This is a BLM managed campground located about 15 miles south of Bloomfield, NM. Views around this campground are phenomenal according to visitors, including a sight of the titular Angel Peak. Covered picnic tables and clean bathrooms are top features, while the surrounding area offers hiking and other activities. This is a great location if you are going to day trip around the Bisti/De-Na-Zin Wilderness area and Aztec Ruins National Monument.

“All campgrounds have picnic tables, some have covered picnic tables with fire rings. There are very well maintained trails that offer spectacular sights from all direction. There is vault toilets that are very clean, but no electricity, trash or water. So trash in, trash out.” –The Dyrt camper Susan H.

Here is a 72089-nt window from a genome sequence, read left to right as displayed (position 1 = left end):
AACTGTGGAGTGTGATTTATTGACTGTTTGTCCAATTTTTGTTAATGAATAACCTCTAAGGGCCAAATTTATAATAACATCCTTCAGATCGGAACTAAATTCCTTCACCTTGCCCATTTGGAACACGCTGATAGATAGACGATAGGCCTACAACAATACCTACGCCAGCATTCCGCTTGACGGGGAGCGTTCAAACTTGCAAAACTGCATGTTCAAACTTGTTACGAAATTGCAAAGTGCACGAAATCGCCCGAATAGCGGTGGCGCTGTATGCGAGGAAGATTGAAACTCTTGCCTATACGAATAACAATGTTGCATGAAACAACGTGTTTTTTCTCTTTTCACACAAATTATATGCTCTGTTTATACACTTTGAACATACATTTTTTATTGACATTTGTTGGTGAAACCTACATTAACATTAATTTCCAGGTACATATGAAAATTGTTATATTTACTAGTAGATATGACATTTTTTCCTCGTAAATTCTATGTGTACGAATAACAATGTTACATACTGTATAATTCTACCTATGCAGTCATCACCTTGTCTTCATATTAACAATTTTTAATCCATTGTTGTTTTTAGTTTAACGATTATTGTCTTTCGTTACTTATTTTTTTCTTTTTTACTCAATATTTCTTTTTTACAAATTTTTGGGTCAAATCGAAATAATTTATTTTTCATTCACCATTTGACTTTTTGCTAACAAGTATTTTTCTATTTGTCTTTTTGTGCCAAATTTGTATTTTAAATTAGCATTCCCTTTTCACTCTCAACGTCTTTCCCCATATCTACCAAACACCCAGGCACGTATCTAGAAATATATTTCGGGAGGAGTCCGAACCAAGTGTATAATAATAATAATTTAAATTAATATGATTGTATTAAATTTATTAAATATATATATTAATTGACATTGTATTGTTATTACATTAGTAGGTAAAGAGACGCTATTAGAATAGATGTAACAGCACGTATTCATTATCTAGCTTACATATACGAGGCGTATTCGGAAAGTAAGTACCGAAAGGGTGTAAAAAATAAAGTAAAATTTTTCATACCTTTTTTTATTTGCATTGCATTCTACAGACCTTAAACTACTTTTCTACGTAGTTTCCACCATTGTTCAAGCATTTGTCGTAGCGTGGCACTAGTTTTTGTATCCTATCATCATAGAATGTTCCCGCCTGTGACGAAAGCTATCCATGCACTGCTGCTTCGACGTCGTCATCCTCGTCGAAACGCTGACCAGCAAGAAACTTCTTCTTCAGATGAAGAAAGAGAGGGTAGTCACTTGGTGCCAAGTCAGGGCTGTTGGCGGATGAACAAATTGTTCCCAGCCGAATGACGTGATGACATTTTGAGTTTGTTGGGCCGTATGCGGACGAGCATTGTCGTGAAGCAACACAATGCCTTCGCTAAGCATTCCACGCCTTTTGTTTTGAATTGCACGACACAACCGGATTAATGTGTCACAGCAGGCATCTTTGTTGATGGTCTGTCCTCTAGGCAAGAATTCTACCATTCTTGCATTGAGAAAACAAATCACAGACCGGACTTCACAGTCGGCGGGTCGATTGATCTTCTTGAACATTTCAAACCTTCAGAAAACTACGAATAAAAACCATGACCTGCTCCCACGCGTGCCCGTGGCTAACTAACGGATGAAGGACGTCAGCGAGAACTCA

3. Moore’s RV Park and Camping

This campground in Bloomfield, NM offers camping for both tent campers and RVers. It is a well-manicured park with large trees, a pool and even a dog park. Visitors have noted the park has excellent Wi-Fi and cordial service from a family-owned business.

4. Gallo Campground

Gallo Campground is located within Chaco Culture National Historical Park, in the center of these New Mexico badlands. The campground offers camping in a rugged environment, surrounded by petroglyphs, a cliff dwelling, inscriptions and a high desert landscape. Despite the sparse natural environment, this campground offers amenities like running water and flushing toilets, as well as spacious tent sites.

“Chaco Canyon is my favorite camping spot. The campground is hard to reach down a pot holed dirt road, good for small RV’s and car camping and once you arrive, it’s hard to leave. There is no water or electric at the camp sites, as is true with most western national parks. The thousands of rooms of ruin are still a mystery to archeologists who continue to study the Oueblo people who lived here.” –The Dyrt camper Judi R.